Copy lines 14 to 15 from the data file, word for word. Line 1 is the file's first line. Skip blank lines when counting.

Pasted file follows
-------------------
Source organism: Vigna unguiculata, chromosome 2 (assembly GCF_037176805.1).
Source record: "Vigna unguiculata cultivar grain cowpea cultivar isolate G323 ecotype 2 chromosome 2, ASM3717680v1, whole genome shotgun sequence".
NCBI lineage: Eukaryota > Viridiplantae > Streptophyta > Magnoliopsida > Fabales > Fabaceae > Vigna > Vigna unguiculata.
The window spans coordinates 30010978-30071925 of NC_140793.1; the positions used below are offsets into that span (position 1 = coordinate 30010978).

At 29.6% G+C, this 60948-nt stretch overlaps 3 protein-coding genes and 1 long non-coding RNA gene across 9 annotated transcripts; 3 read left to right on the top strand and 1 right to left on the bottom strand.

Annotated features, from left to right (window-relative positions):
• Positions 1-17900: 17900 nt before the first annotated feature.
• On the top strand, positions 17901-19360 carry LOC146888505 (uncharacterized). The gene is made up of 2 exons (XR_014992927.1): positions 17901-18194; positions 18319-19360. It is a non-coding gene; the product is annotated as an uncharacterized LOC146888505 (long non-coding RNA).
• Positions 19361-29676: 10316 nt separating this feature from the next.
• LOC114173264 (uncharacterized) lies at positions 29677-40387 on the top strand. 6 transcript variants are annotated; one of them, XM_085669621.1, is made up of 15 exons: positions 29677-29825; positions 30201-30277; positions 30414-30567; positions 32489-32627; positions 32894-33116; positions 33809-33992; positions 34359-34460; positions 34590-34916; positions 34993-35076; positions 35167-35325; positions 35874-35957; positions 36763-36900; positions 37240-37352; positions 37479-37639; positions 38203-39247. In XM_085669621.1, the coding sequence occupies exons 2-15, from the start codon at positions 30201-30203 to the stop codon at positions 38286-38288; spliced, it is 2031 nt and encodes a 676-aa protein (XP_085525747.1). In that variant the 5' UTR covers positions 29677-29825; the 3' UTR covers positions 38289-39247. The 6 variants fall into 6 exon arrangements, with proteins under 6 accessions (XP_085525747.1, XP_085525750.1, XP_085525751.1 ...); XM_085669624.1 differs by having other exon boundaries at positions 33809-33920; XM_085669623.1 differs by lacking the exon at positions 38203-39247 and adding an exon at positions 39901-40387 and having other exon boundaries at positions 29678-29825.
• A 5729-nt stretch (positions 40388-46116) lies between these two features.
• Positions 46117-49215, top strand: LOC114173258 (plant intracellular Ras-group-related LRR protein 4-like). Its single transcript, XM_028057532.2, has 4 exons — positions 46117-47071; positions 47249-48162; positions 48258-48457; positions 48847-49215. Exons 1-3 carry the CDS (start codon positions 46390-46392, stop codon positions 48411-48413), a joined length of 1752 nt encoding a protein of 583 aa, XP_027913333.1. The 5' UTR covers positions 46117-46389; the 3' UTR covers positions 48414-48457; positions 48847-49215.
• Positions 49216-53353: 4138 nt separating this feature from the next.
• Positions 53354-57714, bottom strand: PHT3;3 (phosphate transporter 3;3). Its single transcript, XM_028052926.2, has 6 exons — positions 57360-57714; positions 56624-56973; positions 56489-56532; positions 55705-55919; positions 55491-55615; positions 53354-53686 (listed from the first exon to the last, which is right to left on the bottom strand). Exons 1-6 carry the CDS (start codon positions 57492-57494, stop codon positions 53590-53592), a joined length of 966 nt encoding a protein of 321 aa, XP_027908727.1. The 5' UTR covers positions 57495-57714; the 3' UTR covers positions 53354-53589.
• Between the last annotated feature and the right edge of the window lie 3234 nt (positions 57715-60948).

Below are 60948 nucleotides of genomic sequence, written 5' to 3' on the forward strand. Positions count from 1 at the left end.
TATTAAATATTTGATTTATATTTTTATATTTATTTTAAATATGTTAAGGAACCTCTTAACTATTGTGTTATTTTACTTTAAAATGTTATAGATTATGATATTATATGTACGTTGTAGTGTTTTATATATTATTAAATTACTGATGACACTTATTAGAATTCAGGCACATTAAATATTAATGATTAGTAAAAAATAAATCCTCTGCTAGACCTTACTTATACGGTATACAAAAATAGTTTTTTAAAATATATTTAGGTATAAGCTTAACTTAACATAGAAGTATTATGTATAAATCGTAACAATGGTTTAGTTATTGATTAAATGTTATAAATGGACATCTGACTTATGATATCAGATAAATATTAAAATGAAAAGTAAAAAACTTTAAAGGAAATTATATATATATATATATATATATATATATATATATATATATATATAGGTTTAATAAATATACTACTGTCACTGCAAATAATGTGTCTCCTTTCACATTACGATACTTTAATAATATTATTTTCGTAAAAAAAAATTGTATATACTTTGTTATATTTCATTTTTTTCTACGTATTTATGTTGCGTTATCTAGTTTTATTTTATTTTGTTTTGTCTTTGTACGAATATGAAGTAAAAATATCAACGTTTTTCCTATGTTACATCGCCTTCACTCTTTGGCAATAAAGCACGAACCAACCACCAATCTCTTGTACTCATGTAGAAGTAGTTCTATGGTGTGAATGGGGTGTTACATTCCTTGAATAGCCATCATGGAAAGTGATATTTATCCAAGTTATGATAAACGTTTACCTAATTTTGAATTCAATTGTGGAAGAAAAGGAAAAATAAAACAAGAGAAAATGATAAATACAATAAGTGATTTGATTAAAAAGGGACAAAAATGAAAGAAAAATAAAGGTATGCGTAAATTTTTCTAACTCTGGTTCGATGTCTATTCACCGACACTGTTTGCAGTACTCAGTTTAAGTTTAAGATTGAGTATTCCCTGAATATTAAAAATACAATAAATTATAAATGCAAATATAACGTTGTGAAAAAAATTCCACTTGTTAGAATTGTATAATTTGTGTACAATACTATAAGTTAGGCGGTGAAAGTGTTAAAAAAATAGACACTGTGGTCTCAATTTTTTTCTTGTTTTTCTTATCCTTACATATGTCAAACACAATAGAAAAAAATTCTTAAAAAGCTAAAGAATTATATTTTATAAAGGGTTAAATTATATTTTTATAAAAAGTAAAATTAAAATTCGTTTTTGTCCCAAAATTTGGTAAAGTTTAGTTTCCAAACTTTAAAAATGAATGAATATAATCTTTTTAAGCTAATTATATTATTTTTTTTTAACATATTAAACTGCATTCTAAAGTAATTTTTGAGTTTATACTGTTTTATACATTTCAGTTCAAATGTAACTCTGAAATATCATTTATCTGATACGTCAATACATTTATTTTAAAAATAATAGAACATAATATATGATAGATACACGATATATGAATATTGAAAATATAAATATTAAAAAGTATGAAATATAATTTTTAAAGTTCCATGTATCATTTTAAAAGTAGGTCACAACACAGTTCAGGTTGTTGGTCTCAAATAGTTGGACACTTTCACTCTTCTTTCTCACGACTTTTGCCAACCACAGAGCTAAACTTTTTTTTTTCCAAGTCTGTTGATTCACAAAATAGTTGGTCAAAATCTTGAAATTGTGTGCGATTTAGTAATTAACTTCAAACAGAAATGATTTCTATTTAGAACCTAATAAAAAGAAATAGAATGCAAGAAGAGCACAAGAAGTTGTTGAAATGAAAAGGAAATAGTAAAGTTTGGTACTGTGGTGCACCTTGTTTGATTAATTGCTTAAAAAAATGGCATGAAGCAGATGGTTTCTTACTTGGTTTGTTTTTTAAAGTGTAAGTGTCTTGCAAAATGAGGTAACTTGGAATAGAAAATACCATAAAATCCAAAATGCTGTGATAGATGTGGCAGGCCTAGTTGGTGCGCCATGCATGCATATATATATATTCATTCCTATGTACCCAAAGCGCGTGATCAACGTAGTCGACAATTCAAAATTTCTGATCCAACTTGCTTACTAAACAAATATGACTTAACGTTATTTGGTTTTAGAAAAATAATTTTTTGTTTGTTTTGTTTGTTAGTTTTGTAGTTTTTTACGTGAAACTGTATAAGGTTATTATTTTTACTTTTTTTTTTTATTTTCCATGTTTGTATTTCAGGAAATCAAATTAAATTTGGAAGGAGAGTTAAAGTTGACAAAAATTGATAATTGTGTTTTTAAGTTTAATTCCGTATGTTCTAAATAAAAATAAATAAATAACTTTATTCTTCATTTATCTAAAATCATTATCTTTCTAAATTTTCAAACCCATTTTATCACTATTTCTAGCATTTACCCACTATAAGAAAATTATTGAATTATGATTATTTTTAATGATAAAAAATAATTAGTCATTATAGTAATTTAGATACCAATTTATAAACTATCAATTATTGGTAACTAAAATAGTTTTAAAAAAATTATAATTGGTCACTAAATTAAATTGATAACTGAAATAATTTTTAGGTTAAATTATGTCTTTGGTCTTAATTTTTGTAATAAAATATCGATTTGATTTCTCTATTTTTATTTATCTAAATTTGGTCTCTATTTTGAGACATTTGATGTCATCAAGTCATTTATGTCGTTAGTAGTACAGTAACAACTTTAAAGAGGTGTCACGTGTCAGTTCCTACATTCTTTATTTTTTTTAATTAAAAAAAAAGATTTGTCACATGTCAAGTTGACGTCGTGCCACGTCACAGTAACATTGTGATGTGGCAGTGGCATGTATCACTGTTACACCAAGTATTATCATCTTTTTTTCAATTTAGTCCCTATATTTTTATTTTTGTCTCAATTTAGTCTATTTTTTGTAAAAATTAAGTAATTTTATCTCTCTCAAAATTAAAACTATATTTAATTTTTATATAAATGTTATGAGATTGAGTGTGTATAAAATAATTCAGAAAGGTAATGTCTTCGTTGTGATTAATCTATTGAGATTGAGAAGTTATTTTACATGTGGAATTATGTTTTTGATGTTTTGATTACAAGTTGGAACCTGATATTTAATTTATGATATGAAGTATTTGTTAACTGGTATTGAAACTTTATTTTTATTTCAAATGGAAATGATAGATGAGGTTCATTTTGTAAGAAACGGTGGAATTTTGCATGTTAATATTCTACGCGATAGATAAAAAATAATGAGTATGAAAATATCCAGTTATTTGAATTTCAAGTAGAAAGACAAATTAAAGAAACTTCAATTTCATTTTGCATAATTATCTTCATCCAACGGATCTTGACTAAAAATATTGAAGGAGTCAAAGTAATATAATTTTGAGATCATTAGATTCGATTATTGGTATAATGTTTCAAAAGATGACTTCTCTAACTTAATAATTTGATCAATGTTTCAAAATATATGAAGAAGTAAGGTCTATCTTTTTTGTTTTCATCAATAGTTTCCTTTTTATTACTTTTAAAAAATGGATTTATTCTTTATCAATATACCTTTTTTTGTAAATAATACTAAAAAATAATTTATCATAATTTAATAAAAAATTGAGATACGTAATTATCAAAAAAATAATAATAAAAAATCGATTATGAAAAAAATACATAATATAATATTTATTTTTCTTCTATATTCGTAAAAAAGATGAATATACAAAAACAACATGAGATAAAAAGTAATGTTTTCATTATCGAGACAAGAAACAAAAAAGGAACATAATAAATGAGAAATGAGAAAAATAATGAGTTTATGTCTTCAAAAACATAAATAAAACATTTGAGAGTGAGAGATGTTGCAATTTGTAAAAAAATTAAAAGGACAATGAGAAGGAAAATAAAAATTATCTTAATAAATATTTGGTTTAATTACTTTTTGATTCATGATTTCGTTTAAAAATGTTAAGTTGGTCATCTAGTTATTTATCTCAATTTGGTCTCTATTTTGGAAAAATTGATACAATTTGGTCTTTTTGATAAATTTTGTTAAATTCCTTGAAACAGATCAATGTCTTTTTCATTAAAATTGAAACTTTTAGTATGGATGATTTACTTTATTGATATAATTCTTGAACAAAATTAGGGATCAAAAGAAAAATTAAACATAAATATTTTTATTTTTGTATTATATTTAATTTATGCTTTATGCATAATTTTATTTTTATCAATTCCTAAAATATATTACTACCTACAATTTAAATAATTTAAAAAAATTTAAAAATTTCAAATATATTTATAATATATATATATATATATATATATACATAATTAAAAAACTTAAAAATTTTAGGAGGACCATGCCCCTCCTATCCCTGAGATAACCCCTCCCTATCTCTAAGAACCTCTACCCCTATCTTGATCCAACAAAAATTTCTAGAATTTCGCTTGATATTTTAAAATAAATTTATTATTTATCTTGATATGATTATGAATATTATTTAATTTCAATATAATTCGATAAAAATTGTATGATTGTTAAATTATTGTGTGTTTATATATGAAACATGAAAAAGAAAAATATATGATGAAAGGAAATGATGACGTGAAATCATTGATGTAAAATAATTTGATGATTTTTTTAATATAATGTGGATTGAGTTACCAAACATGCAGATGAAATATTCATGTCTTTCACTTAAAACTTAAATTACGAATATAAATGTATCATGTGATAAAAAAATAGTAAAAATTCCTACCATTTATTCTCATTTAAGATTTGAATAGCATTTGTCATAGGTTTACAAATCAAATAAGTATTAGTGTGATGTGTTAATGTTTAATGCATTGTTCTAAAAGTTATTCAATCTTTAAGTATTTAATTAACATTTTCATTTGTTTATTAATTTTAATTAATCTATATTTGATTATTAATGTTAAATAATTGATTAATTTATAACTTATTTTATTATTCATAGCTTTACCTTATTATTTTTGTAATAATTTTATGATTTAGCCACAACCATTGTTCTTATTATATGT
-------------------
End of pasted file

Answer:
• Positions 53354-57714, bottom strand: PHT3;3 (phosphate transporter 3;3). Its single transcript, XM_028052926.2, has 6 exons — positions 57360-57714; positions 56624-56973; positions 56489-56532; positions 55705-55919; positions 55491-55615; positions 53354-53686 (listed from the first exon to the last, which is right to left on the bottom strand). Exons 1-6 carry the CDS (start codon positions 57492-57494, stop codon positions 53590-53592), a joined length of 966 nt encoding a protein of 321 aa, XP_027908727.1. The 5' UTR covers positions 57495-57714; the 3' UTR covers positions 53354-53589.
• Between the last annotated feature and the right edge of the window lie 3234 nt (positions 57715-60948).